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The LORD bless you and keep you;
the LORD make his face shine on you and be gracious to you;
the LORD turn his face toward you and give you peace.

- Numbers 6:24-26

Last week Art Lindsley referenced Hebrew poetry found in the Bible to give a more complete picture of flourishing. He referred to a blessing found in Numbers that gives us profound insight into the many facets of flourishing. It is this blessing and these facets of flourishing that I want to further explore with you today.

Three, Five, and Seven Important Words

At the end of Numbers 6 we see God giving Moses a blessing for the priests to use to bless God’s people (Numbers 6:24-26). This “priestly blessing” has often been described by biblical scholars as the perfect Hebrew poem.

The blessing is composed of three sentences. Each sentence is a separate blessing, which is composed of two parts.

In the original Hebrew, the first sentence is only three words, the second sentence is only five words, and the final sentence is only seven words.

The numbers three, five, and seven have significant meaning in the Bible:

Three is the number of completion or perfection and unity:

  • Three is the number of persons in the Trinity.
  • Many significant events in the Bible happened “on the third day” (see Hosea 6:2, for instance).
  • Jonah spent three days and three nights in the belly of the fish (Matthew 12:40).
  • Jesus’ earthly ministry lasted three years (Luke 13:7).
  • The name of God is used three times in this priestly blessing.

Five is the number associated with grace:

  • Five types of offerings are detailed in Leviticus 1-5.
  • David chose five smooth stones as he went to meet Goliath (I Samuel 17:40).
  • Jesus feeds the 5,000 with five loaves of barley (Matthew 14:17).

Seven is the number of God, divine perfection, or completeness:

  • God created the earth in seven days (Genesis 1).
  • God’s Word is pure, like silver purified seven times in the fire (Psalm 12:6).
  • Jesus taught Peter to forgive 70 times seven (Matthew 18:22).
  • Seven demons went out from Mary Magdalene, symbolizing total deliverance (Luke 8:2).

Looking at the structure of this priestly blessing, we see God’s grace (symbolized by the number five) surrounded by his perfection (symbolized by the numbers three and seven).

Three Biblical Blessings

There is even more to this blessing:

  • “The Lord bless you and keep you” – here we see a blessing for material success or flourishing. Not only does the blessing ask to grant material prosperity, but also that it be protected. The blessing asks that God not only give you an increase, but that this increase should be protected from loss.
  • “The Lord make his face shine on you and be gracious to you,” goes beyond physical blessing and asks for spiritual flourishing. This part of the blessing requests that God grant you enlightenment, that you may understand the correct path to choose. It embodies the very essence of the Gospel. The last part of this sentence is often translated “and give you grace.”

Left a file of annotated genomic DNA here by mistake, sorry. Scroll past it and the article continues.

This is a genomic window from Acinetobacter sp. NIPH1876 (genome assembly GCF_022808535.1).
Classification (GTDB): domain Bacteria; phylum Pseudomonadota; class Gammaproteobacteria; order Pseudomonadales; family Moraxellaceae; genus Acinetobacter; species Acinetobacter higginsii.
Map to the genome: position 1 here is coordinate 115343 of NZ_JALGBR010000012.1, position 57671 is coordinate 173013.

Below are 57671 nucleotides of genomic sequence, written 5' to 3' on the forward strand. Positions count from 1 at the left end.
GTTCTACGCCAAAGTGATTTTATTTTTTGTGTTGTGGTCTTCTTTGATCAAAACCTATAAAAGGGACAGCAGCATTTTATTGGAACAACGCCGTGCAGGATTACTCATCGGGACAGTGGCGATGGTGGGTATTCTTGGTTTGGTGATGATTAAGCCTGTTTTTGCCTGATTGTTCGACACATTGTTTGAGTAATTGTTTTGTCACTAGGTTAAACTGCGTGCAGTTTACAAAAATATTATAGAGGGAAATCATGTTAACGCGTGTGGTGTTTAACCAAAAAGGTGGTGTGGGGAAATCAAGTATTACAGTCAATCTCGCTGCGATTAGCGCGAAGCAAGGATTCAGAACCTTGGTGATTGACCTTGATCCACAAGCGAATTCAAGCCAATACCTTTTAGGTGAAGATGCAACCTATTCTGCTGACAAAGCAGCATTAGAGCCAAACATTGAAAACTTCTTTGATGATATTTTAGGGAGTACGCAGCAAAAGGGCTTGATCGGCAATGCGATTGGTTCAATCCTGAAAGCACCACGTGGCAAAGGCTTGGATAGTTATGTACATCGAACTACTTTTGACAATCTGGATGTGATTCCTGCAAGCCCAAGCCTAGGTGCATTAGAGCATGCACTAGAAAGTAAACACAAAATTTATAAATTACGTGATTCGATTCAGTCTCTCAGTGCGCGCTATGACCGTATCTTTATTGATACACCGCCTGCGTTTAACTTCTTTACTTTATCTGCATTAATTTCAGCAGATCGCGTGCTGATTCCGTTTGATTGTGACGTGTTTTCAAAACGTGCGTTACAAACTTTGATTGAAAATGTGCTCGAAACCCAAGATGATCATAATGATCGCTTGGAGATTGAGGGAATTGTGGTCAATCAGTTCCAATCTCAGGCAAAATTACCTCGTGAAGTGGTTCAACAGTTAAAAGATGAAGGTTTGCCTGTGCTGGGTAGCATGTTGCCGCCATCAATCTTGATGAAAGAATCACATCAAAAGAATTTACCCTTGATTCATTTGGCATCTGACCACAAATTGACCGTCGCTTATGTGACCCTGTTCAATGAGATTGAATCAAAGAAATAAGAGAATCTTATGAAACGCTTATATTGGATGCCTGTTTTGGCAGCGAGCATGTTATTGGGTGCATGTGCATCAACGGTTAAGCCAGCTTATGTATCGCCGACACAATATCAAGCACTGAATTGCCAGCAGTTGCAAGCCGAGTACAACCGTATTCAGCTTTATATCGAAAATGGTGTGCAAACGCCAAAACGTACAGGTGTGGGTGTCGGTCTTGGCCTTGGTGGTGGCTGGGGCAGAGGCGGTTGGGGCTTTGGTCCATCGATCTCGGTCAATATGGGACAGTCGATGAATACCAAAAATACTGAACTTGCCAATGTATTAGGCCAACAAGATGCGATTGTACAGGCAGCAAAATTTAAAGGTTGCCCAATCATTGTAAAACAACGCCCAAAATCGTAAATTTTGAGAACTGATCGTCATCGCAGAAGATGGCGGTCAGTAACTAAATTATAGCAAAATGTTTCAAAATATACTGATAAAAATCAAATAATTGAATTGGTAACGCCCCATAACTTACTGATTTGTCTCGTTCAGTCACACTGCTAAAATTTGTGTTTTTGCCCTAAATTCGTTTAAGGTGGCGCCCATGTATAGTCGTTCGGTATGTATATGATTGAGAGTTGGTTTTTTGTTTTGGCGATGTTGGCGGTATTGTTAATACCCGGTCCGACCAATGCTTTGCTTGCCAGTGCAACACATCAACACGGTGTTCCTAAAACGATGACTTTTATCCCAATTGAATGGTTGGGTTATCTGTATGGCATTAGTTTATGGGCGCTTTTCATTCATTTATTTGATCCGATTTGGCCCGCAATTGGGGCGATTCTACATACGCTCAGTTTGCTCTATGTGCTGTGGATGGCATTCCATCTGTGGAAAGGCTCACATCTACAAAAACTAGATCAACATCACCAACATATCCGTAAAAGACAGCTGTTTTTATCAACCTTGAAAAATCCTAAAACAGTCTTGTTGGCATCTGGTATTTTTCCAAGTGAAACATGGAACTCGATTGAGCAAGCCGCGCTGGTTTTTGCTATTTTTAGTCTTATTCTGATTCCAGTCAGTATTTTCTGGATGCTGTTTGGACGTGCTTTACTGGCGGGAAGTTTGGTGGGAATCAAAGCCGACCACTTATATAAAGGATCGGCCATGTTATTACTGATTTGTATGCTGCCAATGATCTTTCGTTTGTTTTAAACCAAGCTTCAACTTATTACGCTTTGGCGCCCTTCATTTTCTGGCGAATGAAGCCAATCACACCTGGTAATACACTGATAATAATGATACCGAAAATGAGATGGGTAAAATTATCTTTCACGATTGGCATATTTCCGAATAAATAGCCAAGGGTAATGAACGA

• “The Lord turn his face toward you and give you peace” is the request for the ultimate blessing, that of shalom. While the first two lines deal with blessing in this temporal realm, this last line points to the eternal realm. Perfect shalom existed in the Garden before the Fall, and will be completely restored by Christ at his return. We who have tasted the grace of the Prince of Shalom will live forever in a new heaven and new earth where once again perfect shalom will be restored.

Of the three blessings in this poem, material flourishing is fairly easy to come by. That is why its blessing consists of only three words. The spiritual blessing of grace is more difficult, and therefore it requires two more words.

However, these blessings in the temporal realm only give us a taste of true shalom, which is the most difficult to realize and comes at great cost. Therefore the final blessing requires the most words, a total of seven, and the ultimate sacrifice. This is the ultimate blessing.

The gospel, when understood in its fullness, is not solely about individual happiness and fulfillment; it is not “all about me.” As Tim Keller writes, “It is not just a wonderful plan for ‘my life’ but a wonderful plan for the world; it is about the coming of God’s kingdom to renew all things.” It is about the restoration of shalom.

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Hugh Whelchel

About Hugh Whelchel

Hugh Whelchel is Executive Director of the Institute for Faith, Work & Economics and author of "How Then Should We Work?: Rediscovering the Biblical Doctrine of Work." Hugh has a Master of Arts in Religion and brings over 30 years of diverse business experience to his leadership at IFWE. Read More...

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  • RogerMcKinney

    No, it’s not a plan for the world. It was and is a plan for those who end their rebellion against God and follow Christ.